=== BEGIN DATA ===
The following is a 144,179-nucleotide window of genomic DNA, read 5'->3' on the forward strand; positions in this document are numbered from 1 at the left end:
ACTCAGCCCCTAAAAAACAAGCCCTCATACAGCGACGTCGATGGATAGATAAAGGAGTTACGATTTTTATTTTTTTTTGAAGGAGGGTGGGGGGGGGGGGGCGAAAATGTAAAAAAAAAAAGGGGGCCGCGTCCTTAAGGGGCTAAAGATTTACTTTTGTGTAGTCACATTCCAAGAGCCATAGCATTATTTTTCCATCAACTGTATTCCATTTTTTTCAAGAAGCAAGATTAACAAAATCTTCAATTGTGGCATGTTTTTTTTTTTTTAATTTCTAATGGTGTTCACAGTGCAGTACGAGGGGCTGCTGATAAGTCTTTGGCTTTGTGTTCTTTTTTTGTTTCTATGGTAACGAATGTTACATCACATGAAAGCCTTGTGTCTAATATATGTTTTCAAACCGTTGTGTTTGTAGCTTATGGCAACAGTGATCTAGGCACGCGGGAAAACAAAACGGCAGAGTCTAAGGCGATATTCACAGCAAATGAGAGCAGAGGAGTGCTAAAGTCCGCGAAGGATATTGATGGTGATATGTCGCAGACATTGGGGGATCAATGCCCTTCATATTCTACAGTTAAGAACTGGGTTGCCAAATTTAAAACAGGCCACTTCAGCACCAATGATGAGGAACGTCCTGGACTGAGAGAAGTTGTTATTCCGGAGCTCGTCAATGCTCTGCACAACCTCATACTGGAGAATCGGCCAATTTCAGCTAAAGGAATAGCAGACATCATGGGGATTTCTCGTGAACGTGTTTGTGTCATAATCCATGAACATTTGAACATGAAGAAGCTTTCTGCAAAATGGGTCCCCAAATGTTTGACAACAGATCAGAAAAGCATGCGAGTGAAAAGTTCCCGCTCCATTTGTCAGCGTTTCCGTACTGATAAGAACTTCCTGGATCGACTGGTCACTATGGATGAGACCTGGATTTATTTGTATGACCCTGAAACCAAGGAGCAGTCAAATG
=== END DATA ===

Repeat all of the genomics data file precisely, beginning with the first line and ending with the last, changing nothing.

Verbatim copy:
The following is a 144,179-nucleotide window of genomic DNA, read 5'->3' on the forward strand; positions in this document are numbered from 1 at the left end:
ACTCAGCCCCTAAAAAACAAGCCCTCATACAGCGACGTCGATGGATAGATAAAGGAGTTACGATTTTTATTTTTTTTTGAAGGAGGGTGGGGGGGGGGGGGCGAAAATGTAAAAAAAAAAAGGGGGCCGCGTCCTTAAGGGGCTAAAGATTTACTTTTGTGTAGTCACATTCCAAGAGCCATAGCATTATTTTTCCATCAACTGTATTCCATTTTTTTCAAGAAGCAAGATTAACAAAATCTTCAATTGTGGCATGTTTTTTTTTTTTTAATTTCTAATGGTGTTCACAGTGCAGTACGAGGGGCTGCTGATAAGTCTTTGGCTTTGTGTTCTTTTTTTGTTTCTATGGTAACGAATGTTACATCACATGAAAGCCTTGTGTCTAATATATGTTTTCAAACCGTTGTGTTTGTAGCTTATGGCAACAGTGATCTAGGCACGCGGGAAAACAAAACGGCAGAGTCTAAGGCGATATTCACAGCAAATGAGAGCAGAGGAGTGCTAAAGTCCGCGAAGGATATTGATGGTGATATGTCGCAGACATTGGGGGATCAATGCCCTTCATATTCTACAGTTAAGAACTGGGTTGCCAAATTTAAAACAGGCCACTTCAGCACCAATGATGAGGAACGTCCTGGACTGAGAGAAGTTGTTATTCCGGAGCTCGTCAATGCTCTGCACAACCTCATACTGGAGAATCGGCCAATTTCAGCTAAAGGAATAGCAGACATCATGGGGATTTCTCGTGAACGTGTTTGTGTCATAATCCATGAACATTTGAACATGAAGAAGCTTTCTGCAAAATGGGTCCCCAAATGTTTGACAACAGATCAGAAAAGCATGCGAGTGAAAAGTTCCCGCTCCATTTGTCAGCGTTTCCGTACTGATAAGAACTTCCTGGATCGACTGGTCACTATGGATGAGACCTGGATTTATTTGTATGACCCTGAAACCAAGGAGCAGTCAAATG